Review: REBELS: The Coming of Starro trade paperback (DC Comics)

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Thursday, February 18, 2010

If you're like me, you have fond memories of Vril Dox trying to rescue an Eclipso-possessed Superman from a volcano alongside Guy Gardner and Lobo, and you understand what an unmitigated joy it is that writer Tony Bedard brings Vril Dox back to the page in R.E.B.E.L.S.:The Coming of Starro. When Dox finds his former L.E.G.I.O.N. teammate Strata and the two start talking about Strata's husband Garv, it nearly brought tears to my eyes; this is 1990s nostalgia at it's best, and if you don't agree then you don't have a heart.

[Contains spoilers for REBELS: The Coming of Starro and Final Crisis: Legion of Three Worlds]

Bedard's REBELS has much in common with his short stint on Supergirl and the Legion of Super-Heroes. Here, as in there, Bedard gets nitty-gritty with alien politics; both the Dominators, again, and also the Citadel, the Durlans, the Khunds, and more (not to mention the Omega Men). These are old-school, Invasion-era DC Comics aliens (the original LEGION having also stemmed from Invasion) and it's what quickly differentiates REBELS from Green Lantern Corps* -- Corps so far has largely been from writers Dave Gibbons and Peter Tomasi's imaginations, while REBELS feels firmly and enjoyably rooted in established DC Comics space-faring lore.

(* News of the day as I'm writing this is that Bedard is taking over writing chores on Green Lantern Corps, so it'll be interesting to see whether some of the classic DC aliens begin filtering over, and how soon until we have a Corps/REBELS crossover [throw in a new Darkstars title, and it'll be just like old times].)

The best part of Vril "don't call him Brainiac 2" Dox has always been his know-it-all self-righteous smugness, in a way easier to enjoy than Batman's emotionally-damaged grim and grittiness. Bedard has Dox's voice down pat, indistinguishable from Keith Giffen or Mark Waid before him; but Bedard also takes the opportunity to demonstrate how Dox has changed. For longtime fans, that Dox actually asks Strata to "please" help him regain control of a sabotaged L.E.G.I.O.N. is astounding; there's some sense here that replacing his former teammates with robot drones has left Dox almost lonely. Dox is a jerk, but he feels honor-bound to help the planets that have paid him for protection, and these two sides are entirely why he has and continues to work as this series' protagonist.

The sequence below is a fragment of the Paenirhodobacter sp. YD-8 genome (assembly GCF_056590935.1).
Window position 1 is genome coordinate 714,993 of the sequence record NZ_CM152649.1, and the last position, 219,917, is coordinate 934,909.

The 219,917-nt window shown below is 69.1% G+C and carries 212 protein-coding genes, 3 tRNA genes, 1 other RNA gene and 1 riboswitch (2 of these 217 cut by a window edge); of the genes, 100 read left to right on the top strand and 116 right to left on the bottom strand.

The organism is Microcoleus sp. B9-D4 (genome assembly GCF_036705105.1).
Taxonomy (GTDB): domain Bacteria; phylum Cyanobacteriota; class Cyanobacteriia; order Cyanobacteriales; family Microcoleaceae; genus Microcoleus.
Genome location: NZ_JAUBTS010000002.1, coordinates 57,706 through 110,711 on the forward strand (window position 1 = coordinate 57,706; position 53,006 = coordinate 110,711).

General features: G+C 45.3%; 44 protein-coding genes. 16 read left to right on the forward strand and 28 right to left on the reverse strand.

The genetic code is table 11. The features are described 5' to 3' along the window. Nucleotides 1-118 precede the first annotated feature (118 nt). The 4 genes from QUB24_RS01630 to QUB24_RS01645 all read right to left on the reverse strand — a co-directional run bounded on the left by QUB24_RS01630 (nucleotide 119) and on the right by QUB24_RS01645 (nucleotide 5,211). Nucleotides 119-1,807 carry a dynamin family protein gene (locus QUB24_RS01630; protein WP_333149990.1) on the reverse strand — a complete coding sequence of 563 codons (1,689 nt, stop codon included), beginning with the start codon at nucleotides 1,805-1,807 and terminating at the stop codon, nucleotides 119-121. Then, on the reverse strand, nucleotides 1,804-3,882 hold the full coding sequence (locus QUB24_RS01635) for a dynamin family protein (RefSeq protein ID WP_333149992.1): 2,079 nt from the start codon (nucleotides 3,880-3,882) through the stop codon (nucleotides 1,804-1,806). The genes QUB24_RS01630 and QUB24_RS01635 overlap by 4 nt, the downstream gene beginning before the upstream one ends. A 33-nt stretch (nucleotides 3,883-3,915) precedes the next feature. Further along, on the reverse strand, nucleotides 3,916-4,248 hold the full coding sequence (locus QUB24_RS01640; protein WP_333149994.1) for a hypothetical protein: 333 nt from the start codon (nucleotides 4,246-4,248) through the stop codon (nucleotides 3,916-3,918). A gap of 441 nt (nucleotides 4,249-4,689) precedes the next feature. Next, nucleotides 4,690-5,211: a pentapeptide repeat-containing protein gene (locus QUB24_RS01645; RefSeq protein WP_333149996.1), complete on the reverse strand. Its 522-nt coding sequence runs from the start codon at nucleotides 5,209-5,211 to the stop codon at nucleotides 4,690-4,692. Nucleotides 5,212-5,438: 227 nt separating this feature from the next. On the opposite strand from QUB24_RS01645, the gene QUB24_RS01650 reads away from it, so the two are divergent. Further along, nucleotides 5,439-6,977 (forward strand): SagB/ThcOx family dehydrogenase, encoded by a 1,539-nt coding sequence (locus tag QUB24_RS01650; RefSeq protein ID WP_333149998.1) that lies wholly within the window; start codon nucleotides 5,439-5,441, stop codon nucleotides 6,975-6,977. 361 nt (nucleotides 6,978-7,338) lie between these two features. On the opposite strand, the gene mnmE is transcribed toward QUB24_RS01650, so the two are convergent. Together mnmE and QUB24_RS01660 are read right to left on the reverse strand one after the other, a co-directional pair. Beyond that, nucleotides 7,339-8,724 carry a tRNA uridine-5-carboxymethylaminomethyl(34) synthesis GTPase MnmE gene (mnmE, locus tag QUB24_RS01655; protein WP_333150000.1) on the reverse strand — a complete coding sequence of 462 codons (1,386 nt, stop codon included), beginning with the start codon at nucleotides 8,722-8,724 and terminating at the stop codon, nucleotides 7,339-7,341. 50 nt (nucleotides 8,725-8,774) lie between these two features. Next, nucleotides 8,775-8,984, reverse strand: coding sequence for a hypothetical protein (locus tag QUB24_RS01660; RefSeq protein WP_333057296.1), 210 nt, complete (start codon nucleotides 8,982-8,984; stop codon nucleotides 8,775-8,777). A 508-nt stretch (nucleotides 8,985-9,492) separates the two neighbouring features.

Starro also follows on Bedard's Legion run in that Supergirl and Brainiac 5 from that run figure strongly in tying this LEGION/REBELS incarnation to the group in the future. Here indeed Bedard even improves on the original LEGION's ties, and I thought his creation Wildstar (a mix of Legion couple Wildfire and Dawnstar) was especially inspired, as was his Bouncing Boy equivalent. It all only falls apart a little bit in that the Brainiac 5 that Bedard uses is pretty much out of continuity as of the end of Final Crisis: Legion of Three Worlds; I might have preferred to see him use Superman and the current incarnation of Brainiac 5 instead, though it would also be interesting for Bedard to try to explain away the Multiversal wrinkle in a story, too.

In addition, having already seen the demise of a LEGION/REBELS series once, I'm mildly afraid that Bedard has limited himself with this series. Having the LEGION characters on the run as REBELS is a good short-term concept, but eventually they essentially become the Omega Men; it seems to me there's a lot more story potential with Dox and the LEGION police force than Dox and the REBELS outlaw gang -- eventually they explain the situation to Superman and they're the LEGION again, right?

I'll also admit some disappointment with this new incarnation of Starro as an alien conqueror (who looks just a bit too much like Mumm-Ra the Everliving). There's not much to distinguish him from your run-of-the-mill alien world conqueror, and I found it a bit too convenient that Starro just happened to take over LEGION from Dox; there seems plenty easier ways to take over the universe. Bedard seems to posit Starro as the ongoing villain of REBELS, but I'm not convinced he can quite hold the series until we see more characterization.

Still, just when Rann/Thanagar: Holy War had me a little concerned about the state of DC's space comics, REBELS is a great "new" series, and has certainly earned my buck. Kudos to Tony Bedard for bringing back Vril Dox, and hey, long live the, uh, REBELS.
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2 comments:

  1. Thanks for the review, CE! After recently switching to mostly trade-waiting myself I'd been wondering whether to jump on with REBELS - I think this has convinced me to give it a go.

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  2. Even as I consider dropping a slew of titles -- Teen Titans, JSA, Green Arrow, Outsiders -- I was heartened to find a new(ish) series that I really liked, REBELS. Hope you enjoy it too -- if you take a look, let me know what you think.

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